Moorea has to be one of the most beautiful islands in the French Polynesian archipelago and it epitomizes what you may picture as paradise.
Yesterday was a quiet day of snorkeling the reef close to where we are anchored after surviving the big squall of the night before. The fish are too numerous and varied to describe but go to the local aquarium shop and look at the salt water fish then multiple that by miles and miles and that describes the reefs around Tahiti and Moorea. Most fish are much bigger here than I remember seeing off of St. John's in the Virgin Islands a few years ago when we went snorkeling there.
Today we took the dinghy for a 45 minute trip to a place where the tourist boats feed the Sting Rays. It was a shallow (5 feet deep) sandy reef where the Rays come right up to you and are looking for food handouts. We brought a can of tuna fish but apparently their taste is much more in the sardine or fresh tuna category than the canned variety. They still swam right up to you (we had put our Steve Irwin inspired Sting Ray repellant prior to going in) and are very docile curious creatures. Their topside skin feels like suede and the underside like velvet. Most of our visitors were 4 to 5 feet wing to wing and 1 or 2 were over 6 ft. Overall their length was almost twice their width and the "stinger" on their tail was always very visible. The most surprising thing to me were the numerous backed tipped reef sharks (4 to 6 ft) that were swimming right up to us and were as curious as the rays around people. I did not feel threatened but maybe I should have! Sharks are such interesting creatures.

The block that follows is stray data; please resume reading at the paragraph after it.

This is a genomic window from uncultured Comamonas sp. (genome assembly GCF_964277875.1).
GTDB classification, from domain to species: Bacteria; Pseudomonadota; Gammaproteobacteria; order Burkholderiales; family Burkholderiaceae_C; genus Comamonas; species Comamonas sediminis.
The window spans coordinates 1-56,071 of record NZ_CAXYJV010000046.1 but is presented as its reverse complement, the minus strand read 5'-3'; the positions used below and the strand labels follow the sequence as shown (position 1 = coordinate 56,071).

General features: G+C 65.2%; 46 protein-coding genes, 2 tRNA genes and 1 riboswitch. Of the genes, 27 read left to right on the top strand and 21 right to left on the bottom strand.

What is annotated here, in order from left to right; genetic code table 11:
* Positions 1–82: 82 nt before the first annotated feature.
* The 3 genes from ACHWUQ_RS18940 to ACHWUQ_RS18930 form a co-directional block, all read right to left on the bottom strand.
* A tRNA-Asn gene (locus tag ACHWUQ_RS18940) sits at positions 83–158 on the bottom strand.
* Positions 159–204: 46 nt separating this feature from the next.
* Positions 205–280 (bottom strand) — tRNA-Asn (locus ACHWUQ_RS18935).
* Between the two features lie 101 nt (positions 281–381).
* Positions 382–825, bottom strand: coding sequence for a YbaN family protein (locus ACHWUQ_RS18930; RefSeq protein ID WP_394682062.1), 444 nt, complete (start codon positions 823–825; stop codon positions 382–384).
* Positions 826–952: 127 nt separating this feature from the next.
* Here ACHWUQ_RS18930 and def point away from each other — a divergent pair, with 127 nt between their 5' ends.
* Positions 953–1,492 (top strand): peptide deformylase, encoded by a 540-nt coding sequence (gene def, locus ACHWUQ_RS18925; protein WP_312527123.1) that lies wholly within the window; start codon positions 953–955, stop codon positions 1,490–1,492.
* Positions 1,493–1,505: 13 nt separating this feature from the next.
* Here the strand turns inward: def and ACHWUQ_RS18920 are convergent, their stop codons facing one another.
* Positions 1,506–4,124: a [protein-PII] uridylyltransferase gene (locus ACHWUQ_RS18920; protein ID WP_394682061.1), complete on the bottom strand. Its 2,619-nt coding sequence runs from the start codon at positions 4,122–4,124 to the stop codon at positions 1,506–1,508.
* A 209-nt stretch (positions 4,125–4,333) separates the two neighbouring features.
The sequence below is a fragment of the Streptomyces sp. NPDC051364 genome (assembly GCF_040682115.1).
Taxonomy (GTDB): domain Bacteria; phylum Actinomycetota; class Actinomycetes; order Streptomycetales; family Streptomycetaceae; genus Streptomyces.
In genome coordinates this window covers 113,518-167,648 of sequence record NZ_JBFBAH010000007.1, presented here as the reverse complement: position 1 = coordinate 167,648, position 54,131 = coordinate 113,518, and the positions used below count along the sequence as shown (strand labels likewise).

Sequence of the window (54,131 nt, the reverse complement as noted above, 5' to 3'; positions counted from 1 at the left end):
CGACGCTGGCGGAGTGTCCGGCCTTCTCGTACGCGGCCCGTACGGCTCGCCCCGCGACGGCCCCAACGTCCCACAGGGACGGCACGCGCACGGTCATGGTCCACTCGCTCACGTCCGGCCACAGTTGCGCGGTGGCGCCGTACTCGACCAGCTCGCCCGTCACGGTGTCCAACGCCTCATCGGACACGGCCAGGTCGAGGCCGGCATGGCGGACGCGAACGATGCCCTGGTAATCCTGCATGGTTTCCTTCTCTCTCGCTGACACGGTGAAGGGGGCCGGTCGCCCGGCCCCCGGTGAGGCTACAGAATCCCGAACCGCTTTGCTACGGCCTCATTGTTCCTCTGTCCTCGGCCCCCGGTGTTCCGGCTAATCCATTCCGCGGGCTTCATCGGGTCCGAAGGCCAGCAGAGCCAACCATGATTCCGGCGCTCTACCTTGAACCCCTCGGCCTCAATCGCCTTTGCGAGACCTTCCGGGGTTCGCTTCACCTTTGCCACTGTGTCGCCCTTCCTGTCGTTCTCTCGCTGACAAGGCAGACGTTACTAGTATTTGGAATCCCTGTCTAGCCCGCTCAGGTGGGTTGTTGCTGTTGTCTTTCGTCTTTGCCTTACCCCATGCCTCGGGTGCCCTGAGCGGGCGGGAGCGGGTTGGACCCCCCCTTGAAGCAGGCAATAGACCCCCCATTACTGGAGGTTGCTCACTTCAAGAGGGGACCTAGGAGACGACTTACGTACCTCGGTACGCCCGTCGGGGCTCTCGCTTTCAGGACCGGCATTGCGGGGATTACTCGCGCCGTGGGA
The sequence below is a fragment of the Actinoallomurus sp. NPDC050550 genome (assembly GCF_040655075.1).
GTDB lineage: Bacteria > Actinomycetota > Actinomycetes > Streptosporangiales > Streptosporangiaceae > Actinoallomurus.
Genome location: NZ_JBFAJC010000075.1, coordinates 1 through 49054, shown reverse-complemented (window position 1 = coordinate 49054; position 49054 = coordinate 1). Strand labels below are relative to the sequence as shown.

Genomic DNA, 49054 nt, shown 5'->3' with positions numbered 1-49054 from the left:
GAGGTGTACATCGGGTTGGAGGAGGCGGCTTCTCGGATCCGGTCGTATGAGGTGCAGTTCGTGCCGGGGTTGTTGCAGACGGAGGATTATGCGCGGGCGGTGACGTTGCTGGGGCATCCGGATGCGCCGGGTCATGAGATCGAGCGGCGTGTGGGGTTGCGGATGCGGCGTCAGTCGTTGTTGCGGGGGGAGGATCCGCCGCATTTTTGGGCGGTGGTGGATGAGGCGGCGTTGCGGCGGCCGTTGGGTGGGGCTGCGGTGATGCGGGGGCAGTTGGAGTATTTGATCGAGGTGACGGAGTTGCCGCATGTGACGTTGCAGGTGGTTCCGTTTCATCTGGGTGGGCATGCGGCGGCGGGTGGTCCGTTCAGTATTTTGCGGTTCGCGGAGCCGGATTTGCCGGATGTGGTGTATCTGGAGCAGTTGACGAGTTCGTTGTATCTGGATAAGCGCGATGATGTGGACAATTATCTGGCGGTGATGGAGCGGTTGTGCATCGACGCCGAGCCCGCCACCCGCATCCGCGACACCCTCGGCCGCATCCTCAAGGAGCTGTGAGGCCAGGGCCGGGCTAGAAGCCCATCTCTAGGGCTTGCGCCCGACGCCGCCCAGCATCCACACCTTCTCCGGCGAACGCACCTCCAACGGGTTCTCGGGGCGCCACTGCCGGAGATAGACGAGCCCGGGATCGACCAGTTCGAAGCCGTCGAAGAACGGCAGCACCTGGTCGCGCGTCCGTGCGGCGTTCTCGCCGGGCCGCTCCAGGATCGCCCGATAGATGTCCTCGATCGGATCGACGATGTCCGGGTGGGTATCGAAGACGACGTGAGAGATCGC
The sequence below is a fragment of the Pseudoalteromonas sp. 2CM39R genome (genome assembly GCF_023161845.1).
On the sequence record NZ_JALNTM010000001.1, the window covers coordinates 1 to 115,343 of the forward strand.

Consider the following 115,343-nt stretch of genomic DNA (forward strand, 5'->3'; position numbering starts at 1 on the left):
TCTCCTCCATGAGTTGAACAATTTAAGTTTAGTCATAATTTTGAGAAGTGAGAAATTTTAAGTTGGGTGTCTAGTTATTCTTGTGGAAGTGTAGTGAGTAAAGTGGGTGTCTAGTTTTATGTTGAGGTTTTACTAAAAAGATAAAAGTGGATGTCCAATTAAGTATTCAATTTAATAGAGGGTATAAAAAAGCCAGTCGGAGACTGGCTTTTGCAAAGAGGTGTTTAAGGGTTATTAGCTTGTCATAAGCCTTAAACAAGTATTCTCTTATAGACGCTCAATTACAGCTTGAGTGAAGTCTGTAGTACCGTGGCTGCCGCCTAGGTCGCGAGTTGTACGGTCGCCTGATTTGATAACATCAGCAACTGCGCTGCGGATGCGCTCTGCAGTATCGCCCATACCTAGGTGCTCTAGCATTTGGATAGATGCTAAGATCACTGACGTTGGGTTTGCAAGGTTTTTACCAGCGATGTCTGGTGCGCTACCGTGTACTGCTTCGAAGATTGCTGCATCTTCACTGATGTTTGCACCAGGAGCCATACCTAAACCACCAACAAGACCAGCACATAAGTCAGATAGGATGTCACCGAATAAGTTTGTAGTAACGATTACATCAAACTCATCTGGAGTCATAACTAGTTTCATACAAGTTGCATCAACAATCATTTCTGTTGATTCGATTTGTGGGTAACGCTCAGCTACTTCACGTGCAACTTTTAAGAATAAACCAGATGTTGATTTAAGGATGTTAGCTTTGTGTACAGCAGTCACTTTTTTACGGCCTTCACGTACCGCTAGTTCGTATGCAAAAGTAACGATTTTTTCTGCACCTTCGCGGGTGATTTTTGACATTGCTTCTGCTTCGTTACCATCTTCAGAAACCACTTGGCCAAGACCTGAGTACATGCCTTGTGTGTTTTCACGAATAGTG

In the afternoon a walk along the perimeter road was in order. The vegetation, flowers and tropical plants are everywhere and the people live simply but are very happy. Each small house had solar panels and a solar water heating system on the roof. All the electric cables were buried underground so as not to obstruct the beautiful views all around. Around every turn there are postcard views of towering green peaks and sparkling Pacific waters. Pictures will follow when we get a faster internet connection.
Finally, meals aboard Astarte have been fabulous. Breakfast this morning was banana and walnut pancakes (previous breakfasts have been eggs, pork chops, croissants, and baguettes) Dinner's have included turkey, the best New Zealand lamb chops I've had in a long time, hamburgers with homemade baked beans, and tonight's shrimp, artichokes and pasta.
Bravo Zulu to Barbara for terrific meals.
Tomorrow, we will take a guided tour of Moorea visiting the archeological sites, the agricultural station, pineapple plantation and most important, the distillery.